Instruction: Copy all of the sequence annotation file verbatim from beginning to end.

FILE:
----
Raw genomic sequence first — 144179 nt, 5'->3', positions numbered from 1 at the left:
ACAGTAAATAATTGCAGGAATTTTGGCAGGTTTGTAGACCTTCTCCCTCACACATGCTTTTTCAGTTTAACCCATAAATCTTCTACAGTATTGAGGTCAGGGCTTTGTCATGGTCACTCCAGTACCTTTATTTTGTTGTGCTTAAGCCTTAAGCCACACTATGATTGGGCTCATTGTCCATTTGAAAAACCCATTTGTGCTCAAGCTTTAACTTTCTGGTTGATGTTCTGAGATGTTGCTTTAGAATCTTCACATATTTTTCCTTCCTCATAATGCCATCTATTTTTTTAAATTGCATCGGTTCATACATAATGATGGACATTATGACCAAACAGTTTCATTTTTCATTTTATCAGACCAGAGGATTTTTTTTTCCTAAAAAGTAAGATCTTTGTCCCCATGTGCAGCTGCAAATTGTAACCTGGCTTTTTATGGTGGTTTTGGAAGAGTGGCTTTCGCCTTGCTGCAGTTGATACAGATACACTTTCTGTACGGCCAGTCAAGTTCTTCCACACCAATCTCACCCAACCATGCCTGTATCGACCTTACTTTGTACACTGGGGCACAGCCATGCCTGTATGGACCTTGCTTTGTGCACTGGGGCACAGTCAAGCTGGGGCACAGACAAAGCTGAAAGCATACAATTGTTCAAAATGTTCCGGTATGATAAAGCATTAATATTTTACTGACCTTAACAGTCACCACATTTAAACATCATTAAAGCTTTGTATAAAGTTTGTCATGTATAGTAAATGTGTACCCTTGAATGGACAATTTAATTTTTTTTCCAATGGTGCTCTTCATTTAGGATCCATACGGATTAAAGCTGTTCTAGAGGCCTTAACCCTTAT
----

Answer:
Raw genomic sequence first — 144179 nt, 5'->3', positions numbered from 1 at the left:
ACAGTAAATAATTGCAGGAATTTTGGCAGGTTTGTAGACCTTCTCCCTCACACATGCTTTTTCAGTTTAACCCATAAATCTTCTACAGTATTGAGGTCAGGGCTTTGTCATGGTCACTCCAGTACCTTTATTTTGTTGTGCTTAAGCCTTAAGCCACACTATGATTGGGCTCATTGTCCATTTGAAAAACCCATTTGTGCTCAAGCTTTAACTTTCTGGTTGATGTTCTGAGATGTTGCTTTAGAATCTTCACATATTTTTCCTTCCTCATAATGCCATCTATTTTTTTAAATTGCATCGGTTCATACATAATGATGGACATTATGACCAAACAGTTTCATTTTTCATTTTATCAGACCAGAGGATTTTTTTTTCCTAAAAAGTAAGATCTTTGTCCCCATGTGCAGCTGCAAATTGTAACCTGGCTTTTTATGGTGGTTTTGGAAGAGTGGCTTTCGCCTTGCTGCAGTTGATACAGATACACTTTCTGTACGGCCAGTCAAGTTCTTCCACACCAATCTCACCCAACCATGCCTGTATCGACCTTACTTTGTACACTGGGGCACAGCCATGCCTGTATGGACCTTGCTTTGTGCACTGGGGCACAGTCAAGCTGGGGCACAGACAAAGCTGAAAGCATACAATTGTTCAAAATGTTCCGGTATGATAAAGCATTAATATTTTACTGACCTTAACAGTCACCACATTTAAACATCATTAAAGCTTTGTATAAAGTTTGTCATGTATAGTAAATGTGTACCCTTGAATGGACAATTTAATTTTTTTTCCAATGGTGCTCTTCATTTAGGATCCATACGGATTAAAGCTGTTCTAGAGGCCTTAACCCTTAT